4 Run As Exe
When developing a (new) program you should test the EXE version of the program on a regular basis. To make the process of compiling and testing a lot easier the toolbar offers the Run As Exe button. This button is enabled for a normal program and disabled when the editor contains a GLL or LG32. When you select the Run As Exe button the program is saved and compiled to exe. The first time you will be presented with the GFA-BASIC’s compile dialog box to specify the name and icon for the exe. If the program is compiled before and the exename is already specified the code is compiled with that name immediately and the dialog box is not shown. Also note that the dialog box contains a default icon for the exe.

When the compiling process did not generate any errors the EXE is executed directly. However, before executing the presence and version of of the GfaWin23.ocx runtime in the program’s directory is checked. In case there is a newer version of the runtime or if it is missing a message box will popup to inform you about the copying of the GfaWin23.ocx to the program’s directory. These days a DLL is no longer placed in the System32 directory, but accompanies the EXE in its own directory.

The new default icon for a GFA-BASIC standalone EXE contains 9 images to conform to the latest SDK requirements. A full set of icons includes images for 16x16, 32x32, 48x48, and 256x256. Windows selects the appropriate icon for the current DPI and Explorer View setting. The icons are taken from the multi-image app.ico file, which is located in the GFA-BASIC directory and is loaded when a program is compiled for the first time. The app.ico adds a resource of 41 KB to your program. Of course, a different .ico file can be loaded, but you should make sure to conform to UI-guidelines; an .ico format file of 766 Bytes is no longer the standard. Note - You can also use app2.ico (only 4 KB) from the GFA-BASIC directory which holds the same images but in a packed format. We did not encounter any problems with the packed version so far, so you could try it instead.

To support visual styles in your own programs the EXE must include a manifest file, either as a resource or as a stand-alone file. When Add Manifest Resource is checked the GfaWin32.exe.manifest is included as a resource after compiling automatically. The checkbox is only checked if the IDE is run with a manifest file. The checkbox setting isn’t stored in the program and is reset each time. To prevent the automatic inclusion of the manifest resource you should include the $ManifestOff directive in your code.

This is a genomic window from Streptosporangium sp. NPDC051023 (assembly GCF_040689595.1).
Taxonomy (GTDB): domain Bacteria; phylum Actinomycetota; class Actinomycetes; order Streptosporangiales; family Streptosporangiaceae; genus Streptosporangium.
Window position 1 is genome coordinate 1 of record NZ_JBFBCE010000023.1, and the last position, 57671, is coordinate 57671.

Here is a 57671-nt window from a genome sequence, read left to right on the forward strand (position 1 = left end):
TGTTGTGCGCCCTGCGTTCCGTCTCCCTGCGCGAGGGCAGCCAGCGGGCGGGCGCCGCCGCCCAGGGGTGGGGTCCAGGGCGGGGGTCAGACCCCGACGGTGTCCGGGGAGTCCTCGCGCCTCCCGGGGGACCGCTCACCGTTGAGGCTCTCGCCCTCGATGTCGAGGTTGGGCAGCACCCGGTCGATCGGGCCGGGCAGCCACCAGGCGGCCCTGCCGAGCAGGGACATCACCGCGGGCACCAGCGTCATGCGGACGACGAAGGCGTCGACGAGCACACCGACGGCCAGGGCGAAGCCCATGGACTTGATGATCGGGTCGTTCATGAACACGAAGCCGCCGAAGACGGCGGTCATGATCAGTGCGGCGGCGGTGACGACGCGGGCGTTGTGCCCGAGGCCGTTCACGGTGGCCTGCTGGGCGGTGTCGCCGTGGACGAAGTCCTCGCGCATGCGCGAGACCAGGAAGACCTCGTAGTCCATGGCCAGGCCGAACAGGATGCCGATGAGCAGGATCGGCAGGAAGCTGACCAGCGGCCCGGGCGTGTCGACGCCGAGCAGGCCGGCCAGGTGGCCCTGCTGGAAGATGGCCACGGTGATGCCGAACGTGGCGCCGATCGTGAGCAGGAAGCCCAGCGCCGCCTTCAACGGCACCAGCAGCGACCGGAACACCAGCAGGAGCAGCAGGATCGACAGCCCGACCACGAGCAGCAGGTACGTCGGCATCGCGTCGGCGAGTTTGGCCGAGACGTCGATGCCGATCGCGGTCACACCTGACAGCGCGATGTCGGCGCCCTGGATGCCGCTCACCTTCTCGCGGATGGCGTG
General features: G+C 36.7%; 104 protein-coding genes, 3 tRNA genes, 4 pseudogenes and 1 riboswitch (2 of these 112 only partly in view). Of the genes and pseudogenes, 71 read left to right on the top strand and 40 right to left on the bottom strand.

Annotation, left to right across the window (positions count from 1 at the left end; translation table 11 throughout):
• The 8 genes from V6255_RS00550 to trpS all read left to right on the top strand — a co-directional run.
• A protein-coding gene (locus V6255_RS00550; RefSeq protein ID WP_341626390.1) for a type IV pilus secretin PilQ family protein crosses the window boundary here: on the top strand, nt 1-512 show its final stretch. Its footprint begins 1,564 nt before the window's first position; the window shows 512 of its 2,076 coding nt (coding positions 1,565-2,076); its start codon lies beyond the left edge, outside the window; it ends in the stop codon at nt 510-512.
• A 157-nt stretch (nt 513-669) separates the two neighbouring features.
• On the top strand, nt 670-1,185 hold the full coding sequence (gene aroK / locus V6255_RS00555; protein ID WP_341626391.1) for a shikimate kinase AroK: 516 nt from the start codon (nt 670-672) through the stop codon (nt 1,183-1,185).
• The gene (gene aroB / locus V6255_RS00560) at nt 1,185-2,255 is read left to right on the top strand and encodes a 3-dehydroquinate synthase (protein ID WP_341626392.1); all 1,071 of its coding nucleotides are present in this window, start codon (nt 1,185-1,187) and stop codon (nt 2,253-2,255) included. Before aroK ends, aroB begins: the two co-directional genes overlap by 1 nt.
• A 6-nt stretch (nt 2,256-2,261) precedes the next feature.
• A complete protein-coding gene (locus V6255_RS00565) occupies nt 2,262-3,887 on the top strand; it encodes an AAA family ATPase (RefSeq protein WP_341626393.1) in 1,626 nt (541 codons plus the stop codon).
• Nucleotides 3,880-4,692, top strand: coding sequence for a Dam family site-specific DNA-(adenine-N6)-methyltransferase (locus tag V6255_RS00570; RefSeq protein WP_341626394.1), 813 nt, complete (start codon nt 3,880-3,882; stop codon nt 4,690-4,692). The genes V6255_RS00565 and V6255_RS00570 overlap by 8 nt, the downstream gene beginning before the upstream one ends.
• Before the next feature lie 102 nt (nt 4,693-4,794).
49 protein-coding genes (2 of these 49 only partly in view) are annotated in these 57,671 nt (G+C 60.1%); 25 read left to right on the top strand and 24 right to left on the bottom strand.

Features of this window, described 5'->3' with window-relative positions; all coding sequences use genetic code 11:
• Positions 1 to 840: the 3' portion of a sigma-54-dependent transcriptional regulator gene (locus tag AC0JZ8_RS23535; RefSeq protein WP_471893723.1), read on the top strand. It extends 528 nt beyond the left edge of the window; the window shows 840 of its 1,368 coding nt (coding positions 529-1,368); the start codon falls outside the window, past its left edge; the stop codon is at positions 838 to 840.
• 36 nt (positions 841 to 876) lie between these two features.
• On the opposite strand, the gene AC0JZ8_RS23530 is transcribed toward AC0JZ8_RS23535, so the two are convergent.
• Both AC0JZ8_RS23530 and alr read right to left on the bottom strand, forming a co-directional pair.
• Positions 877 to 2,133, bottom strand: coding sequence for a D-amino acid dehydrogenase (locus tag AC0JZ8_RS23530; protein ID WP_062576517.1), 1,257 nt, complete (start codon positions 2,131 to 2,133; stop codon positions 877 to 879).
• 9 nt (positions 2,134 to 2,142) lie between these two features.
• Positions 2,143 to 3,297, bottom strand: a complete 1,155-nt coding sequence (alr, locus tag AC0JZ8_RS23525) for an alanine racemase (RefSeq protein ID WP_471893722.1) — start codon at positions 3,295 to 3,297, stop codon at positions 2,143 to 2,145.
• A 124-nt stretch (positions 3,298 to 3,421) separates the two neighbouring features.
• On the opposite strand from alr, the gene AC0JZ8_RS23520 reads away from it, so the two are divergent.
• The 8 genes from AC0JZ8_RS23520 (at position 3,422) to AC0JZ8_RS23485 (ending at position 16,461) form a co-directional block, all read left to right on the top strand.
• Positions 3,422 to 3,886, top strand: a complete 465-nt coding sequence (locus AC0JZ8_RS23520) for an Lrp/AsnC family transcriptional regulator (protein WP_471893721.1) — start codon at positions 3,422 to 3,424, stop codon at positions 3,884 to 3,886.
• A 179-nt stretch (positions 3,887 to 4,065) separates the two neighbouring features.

3 Insert miscellaneous text
Sometimes you want to store the program’s name and date into a comment line. By pressing App+I a popup menu appears that allow you to insert several kinds of information into the program’s code. These are the possible text items:

To easily insert the current procname into the code you can also use App+P. Inserting a procedure’s name is useful when displaying an error message box in a Try/Catch handler. The gfawinx function ErrMsg() is created with this feature in mind. ErrMsg returns the relevant properties of the Err-object in a single string ready to be displayed in a message box (see gfawinx.g32 in the Include directory for more info). The following picture shows when to press App+P to insert the proc’s name:

2 Grouping procedures
Actually this feature is my favorite, but I don’t use it as often as my number 1 favorite. To get a better overview of a large code file the procedures and functions can be grouped in collapsible groups. For this to happen a new editor command $Group has been implemented. To collect a series of procedures into a group add the $Group "title" statement just above a procedure in your code. As a result, the Procs tab in the sidebar will contain a collapsible group named “title” holding all procedures until the next $Group statement. A group can be removed by typing $GroupOff at the line with the $Group statement.

The picture above shows my grouping in the GfaWin32.gll program. Grouping allows me to collect related procedures into one section. It makes navigating the code very simple.
By right clicking in the Procs-tab listview you can fine tune the displaying of groups. For instance, the grouping can be (temporarily) disabled to display the procedures in the default manner. By default, groups outside the current the group are collapsed. This automatic collapsing of non-active groups can be disabled.

Hoovering over a procedure name (a Procs Listview-item) brings up a scrollable tooltip. The tooltip displays the code of that Proc. Use the mousewheel to show more or less lines. This also works in the editor. Hoover the mouse over a procedurename and Proc-PeekView pops up.

1 Edit history
My number one feature is Edit History, simply because I use it all the time without even realizing it. Edit History works in the background and saves the line last edited to the top of a stack. By using Esc or Ctrl+minus or the toolbar button < you are taken back to the lines you just edited. When stepping backwards, the steps are saved in a ‘forward stack’ so you can return easily to the last edited line using Ctrl+Shift+minus, or by clicking the appropriate > button in the toolbar.
The toolbar button for walking back has a collapsible menu that shows the line numbers and procnames you last edited. This way you can easily jump back to some line previously stored on the stack.